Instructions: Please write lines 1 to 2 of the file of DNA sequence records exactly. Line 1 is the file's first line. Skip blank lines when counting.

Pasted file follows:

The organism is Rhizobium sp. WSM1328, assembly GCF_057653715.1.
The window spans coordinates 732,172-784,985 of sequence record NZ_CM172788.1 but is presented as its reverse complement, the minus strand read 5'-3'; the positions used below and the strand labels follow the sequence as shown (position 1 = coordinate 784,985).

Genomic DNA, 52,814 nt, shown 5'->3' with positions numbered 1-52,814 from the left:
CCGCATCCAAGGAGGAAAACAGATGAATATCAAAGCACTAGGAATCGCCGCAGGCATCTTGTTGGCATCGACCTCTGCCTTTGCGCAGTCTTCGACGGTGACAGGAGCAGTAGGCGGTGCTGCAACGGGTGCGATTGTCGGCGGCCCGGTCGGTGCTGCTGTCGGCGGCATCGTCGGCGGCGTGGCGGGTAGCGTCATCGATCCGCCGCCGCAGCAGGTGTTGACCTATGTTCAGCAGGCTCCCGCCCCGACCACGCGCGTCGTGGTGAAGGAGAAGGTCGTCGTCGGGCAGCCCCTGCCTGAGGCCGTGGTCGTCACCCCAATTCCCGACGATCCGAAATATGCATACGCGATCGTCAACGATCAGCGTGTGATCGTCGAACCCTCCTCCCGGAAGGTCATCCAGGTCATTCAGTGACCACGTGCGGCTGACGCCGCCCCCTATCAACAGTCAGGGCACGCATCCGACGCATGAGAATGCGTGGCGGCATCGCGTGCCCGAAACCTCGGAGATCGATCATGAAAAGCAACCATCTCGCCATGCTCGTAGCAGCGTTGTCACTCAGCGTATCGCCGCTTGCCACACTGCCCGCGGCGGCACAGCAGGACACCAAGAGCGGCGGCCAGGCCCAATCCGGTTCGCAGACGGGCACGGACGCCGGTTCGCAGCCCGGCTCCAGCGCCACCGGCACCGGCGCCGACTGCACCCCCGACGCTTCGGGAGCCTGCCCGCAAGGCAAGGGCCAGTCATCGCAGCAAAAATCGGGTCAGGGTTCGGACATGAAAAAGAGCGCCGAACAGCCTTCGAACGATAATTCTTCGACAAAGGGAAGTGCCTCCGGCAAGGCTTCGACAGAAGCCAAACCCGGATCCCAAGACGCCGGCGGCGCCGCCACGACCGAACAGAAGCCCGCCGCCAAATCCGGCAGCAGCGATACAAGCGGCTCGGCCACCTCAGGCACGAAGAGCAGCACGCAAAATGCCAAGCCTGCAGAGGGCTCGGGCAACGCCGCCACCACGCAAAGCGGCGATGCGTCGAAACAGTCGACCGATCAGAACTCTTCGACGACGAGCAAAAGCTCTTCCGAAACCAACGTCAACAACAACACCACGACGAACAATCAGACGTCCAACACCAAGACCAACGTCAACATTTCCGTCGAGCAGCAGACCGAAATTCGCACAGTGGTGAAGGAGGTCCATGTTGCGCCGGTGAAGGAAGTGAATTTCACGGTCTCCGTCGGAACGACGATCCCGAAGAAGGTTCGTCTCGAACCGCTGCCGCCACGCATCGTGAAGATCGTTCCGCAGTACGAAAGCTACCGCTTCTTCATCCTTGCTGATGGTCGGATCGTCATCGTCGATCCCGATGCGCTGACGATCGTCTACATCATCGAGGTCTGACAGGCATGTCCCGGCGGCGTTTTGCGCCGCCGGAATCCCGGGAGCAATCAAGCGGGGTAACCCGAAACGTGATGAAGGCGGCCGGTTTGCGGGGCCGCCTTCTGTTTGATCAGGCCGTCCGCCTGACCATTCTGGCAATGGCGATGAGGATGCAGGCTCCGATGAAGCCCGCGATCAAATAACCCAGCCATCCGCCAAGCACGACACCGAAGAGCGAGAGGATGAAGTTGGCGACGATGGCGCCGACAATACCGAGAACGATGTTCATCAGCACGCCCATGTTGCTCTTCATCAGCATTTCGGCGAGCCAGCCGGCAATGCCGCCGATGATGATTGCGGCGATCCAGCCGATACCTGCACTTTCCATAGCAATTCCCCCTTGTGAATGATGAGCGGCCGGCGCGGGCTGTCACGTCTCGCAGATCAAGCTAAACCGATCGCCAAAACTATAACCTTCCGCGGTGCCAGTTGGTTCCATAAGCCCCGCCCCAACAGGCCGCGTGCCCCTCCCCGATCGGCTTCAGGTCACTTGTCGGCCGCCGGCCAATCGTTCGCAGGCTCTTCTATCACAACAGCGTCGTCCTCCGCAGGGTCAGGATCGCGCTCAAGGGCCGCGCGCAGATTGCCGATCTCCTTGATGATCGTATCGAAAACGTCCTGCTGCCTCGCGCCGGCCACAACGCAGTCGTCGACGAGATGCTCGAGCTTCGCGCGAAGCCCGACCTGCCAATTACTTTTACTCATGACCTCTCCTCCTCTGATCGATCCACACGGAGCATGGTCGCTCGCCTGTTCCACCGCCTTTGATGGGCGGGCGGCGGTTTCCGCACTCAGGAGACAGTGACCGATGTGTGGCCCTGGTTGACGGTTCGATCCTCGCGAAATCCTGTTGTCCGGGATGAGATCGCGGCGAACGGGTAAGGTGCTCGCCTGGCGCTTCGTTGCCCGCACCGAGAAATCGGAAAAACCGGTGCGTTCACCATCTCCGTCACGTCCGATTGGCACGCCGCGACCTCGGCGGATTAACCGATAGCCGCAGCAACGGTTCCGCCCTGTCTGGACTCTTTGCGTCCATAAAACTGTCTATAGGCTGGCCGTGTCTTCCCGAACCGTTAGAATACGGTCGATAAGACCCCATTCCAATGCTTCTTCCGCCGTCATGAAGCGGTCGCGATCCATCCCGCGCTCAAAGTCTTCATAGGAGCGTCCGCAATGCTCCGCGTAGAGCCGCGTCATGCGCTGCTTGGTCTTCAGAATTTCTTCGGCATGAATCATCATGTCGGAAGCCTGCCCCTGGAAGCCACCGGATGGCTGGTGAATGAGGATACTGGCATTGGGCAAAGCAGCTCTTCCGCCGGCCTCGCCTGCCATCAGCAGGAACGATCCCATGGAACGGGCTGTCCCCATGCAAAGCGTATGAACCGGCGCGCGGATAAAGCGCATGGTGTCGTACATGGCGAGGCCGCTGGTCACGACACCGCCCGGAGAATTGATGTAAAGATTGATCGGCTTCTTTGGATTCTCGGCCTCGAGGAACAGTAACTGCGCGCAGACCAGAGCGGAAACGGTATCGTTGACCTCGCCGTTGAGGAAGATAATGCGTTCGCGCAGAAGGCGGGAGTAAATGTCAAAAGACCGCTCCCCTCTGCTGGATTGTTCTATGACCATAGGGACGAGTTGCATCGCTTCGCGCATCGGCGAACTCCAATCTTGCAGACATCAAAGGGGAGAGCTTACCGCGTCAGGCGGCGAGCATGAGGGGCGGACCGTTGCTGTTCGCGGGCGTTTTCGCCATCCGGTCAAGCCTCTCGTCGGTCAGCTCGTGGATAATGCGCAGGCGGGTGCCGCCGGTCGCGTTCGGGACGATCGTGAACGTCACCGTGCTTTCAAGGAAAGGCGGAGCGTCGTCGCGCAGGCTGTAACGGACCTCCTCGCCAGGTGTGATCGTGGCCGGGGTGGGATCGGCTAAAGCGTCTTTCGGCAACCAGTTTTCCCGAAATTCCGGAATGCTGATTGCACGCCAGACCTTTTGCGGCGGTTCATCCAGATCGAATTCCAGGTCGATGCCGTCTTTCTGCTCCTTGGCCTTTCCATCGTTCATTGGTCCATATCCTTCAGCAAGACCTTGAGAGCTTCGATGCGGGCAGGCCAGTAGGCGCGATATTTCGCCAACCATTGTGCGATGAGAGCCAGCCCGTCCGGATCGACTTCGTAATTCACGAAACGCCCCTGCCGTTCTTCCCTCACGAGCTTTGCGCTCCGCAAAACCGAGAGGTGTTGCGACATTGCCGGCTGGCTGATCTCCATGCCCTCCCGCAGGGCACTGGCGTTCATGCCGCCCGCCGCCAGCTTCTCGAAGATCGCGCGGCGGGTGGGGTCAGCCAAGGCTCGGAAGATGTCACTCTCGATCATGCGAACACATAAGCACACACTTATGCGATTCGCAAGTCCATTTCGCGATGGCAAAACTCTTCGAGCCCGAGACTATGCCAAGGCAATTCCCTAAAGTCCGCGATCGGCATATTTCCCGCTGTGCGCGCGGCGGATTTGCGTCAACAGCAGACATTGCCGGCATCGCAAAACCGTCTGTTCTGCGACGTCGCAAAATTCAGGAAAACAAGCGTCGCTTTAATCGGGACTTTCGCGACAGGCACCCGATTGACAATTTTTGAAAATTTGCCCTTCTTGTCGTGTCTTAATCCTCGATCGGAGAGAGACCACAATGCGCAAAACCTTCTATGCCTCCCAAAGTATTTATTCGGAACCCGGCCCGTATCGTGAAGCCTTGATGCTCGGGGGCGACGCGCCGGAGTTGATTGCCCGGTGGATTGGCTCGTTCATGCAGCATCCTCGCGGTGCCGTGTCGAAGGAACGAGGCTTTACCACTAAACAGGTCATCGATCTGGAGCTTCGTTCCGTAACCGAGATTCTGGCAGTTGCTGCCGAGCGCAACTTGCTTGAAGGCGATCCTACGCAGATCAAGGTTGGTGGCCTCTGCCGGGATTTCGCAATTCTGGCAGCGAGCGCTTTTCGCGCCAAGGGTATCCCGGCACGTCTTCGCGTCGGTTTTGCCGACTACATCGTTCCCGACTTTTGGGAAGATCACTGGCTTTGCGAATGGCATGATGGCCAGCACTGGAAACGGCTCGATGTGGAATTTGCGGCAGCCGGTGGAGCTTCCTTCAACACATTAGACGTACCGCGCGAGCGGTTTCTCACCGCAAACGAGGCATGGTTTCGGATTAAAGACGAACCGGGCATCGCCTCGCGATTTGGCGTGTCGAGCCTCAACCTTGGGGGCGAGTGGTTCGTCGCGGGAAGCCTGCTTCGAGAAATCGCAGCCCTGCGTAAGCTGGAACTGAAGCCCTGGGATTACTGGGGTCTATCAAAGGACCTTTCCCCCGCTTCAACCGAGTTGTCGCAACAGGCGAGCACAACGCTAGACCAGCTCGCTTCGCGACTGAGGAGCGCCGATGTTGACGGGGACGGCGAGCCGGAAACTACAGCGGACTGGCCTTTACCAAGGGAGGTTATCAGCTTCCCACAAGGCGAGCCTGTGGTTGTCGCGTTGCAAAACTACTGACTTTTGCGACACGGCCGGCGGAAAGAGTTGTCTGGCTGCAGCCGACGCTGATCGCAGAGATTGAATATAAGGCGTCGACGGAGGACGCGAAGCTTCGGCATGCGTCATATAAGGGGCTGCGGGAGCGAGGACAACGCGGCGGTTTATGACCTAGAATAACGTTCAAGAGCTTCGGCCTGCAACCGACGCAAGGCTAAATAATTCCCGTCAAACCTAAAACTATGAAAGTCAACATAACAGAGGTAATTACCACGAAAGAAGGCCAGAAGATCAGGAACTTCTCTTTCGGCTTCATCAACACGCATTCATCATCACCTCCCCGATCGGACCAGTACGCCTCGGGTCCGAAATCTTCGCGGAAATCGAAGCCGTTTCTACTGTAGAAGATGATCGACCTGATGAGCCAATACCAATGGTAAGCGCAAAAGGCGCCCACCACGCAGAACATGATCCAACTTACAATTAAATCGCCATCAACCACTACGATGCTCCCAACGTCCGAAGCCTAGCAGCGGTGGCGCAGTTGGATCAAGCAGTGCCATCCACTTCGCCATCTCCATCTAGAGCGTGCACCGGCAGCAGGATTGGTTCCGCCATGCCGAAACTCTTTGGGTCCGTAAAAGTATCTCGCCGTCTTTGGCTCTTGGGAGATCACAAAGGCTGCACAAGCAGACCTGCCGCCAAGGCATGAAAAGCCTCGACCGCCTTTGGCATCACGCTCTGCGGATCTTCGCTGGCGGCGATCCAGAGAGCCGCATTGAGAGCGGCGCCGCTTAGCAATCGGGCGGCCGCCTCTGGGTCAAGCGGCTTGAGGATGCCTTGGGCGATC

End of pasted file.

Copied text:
The organism is Rhizobium sp. WSM1328, assembly GCF_057653715.1.
The window spans coordinates 732,172-784,985 of sequence record NZ_CM172788.1 but is presented as its reverse complement, the minus strand read 5'-3'; the positions used below and the strand labels follow the sequence as shown (position 1 = coordinate 784,985).